The economy is in a pivotal period today especially for business owners running medium-sized privately held companies. The pandemic, although far in the rear-view mirror, created disruption that has spurred owners into reevaluating their personal and business goals, and the path to achieve them.
A recent conversation with Steve Oatway, a Principal at The DAK Group who leads the Strategic Leadership Practice, sheds light on the prevailing trends and challenges that business owners face in this evolving landscape.
Q: What overarching theme are you observing among business owners today?
Oatway: We are witnessing a surge of business owners who are at a crossroads contemplating the future of their enterprises. They grapple with the question of whether to further invest in their companies, transition to the next generation, or embark on the path of selling their businesses to pursue new chapters in life.
Regardless of their chosen course, the common thread is a desire to maximize the value of the companies they have painstakingly nurtured and built. They understand the need for change but often find themselves unsure of where to start, skeptical of what lies beyond the sale, and many are unaware of the spectrum of options available to them.
On the flip side, we are seeing both strategic and financial buyers looking to acquire well-run businesses. Buyers today are being overly cautious and are extremely risk adverse – conducting a high level of Due Diligence. With this knowledge, it behooves business owners to be preparing the business through the eyes of a buyer. This requires looking at their business through a different lens, and identifying areas that could be valuable to buyers. This is not just a best practice but truly maximizes and sustains value when the transaction reaches the due diligence process.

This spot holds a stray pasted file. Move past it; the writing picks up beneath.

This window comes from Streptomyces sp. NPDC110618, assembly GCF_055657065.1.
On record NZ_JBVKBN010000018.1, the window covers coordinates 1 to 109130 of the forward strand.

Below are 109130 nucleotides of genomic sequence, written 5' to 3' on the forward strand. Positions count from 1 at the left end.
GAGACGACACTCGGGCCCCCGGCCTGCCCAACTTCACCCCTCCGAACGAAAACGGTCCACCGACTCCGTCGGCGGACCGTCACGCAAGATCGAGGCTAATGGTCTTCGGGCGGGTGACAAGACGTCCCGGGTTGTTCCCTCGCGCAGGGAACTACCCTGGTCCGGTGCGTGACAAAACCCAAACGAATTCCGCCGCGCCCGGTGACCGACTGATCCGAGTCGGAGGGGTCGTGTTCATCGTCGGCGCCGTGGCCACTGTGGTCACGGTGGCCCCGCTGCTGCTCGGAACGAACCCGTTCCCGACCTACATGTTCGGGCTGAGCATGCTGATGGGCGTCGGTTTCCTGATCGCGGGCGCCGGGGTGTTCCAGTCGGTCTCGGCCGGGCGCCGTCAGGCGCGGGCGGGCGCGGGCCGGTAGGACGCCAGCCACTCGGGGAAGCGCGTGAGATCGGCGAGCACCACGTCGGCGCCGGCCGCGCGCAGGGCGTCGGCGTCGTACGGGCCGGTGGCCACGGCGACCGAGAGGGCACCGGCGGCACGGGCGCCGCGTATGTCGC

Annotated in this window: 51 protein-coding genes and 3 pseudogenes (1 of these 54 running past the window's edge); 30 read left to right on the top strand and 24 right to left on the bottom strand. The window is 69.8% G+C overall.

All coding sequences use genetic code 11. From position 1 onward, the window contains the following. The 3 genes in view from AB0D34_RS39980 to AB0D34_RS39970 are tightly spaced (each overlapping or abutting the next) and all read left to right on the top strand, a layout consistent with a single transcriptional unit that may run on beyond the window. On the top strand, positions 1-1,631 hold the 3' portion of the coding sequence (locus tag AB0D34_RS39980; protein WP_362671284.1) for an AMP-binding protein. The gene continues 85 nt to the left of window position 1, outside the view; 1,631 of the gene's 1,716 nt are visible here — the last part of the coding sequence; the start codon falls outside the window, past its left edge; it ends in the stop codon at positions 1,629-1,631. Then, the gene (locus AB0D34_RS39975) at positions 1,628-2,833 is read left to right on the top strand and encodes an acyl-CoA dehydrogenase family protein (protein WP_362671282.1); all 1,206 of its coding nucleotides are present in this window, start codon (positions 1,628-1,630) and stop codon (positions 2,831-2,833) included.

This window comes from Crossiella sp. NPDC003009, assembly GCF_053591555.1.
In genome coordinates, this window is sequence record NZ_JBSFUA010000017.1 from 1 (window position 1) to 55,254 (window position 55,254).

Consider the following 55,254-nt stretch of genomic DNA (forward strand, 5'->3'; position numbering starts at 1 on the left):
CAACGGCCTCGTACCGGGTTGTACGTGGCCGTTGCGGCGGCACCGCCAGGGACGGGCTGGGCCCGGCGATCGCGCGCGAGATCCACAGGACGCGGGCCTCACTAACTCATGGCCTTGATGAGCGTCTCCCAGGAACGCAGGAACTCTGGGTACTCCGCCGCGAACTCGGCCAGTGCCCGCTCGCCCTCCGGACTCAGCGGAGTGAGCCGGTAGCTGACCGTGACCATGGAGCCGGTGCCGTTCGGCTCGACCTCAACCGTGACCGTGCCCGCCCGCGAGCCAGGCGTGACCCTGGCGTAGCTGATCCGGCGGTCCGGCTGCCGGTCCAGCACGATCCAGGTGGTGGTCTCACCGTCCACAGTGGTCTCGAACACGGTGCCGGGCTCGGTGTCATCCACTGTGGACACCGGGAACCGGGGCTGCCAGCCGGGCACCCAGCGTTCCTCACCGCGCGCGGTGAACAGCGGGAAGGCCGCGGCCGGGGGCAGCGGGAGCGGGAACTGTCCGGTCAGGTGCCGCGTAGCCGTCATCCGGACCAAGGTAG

Q: When you speak of “maximize the value,” what precisely do you mean?
Oatway: The concept of “maximize the value” pertains to achieving the highest possible worth for a business, which is ultimately determined by what a prospective buyer is willing to pay for it. Drawing from our experience with over 750 transactions, we possess valuable insights into what middle-market company buyers seek out, value, and are willing to pay for. Often, what the buyer cares most about is not what the owner has put an emphasis on or has overlooked completely, and therefore, cannot earn the maximum value for the company. Ironically, the factors that consistently drive high valuations when selling a business align closely with what is essential for running a successful and resilient business, regardless of whether it is transitioning to the next generation or preparing for sale.
Q: What aspects of their businesses have owners typically overlooked?
Oatway: The owners we have been working with generally have an intimate understanding of their industry and have dedicated their lives to servicing their customers. However, when a potential buyer evaluates a business, they use a different lens, focusing on where future value can be generated. Some frequently neglected areas include:
Financials – this may sound crazy, but many owners maintain outdated financial practices, some continuing what they did 30 years ago – sometimes relying solely on managing to their bank account. The Best Practice is to have monthly reporting, an annual budget, and using an accrual system versus cash. A simple tax return will simply not suffice. Today, Buyers demand accurate financial statements prepared according to Standard Accounting Principles. They need to have absolute confidence in the accuracy and veracity of the financial picture being shared. The financial statements must be dependable, accurate and available in a timely organized fashion. In addition, there should be strong financial controls and systematic procedures in place.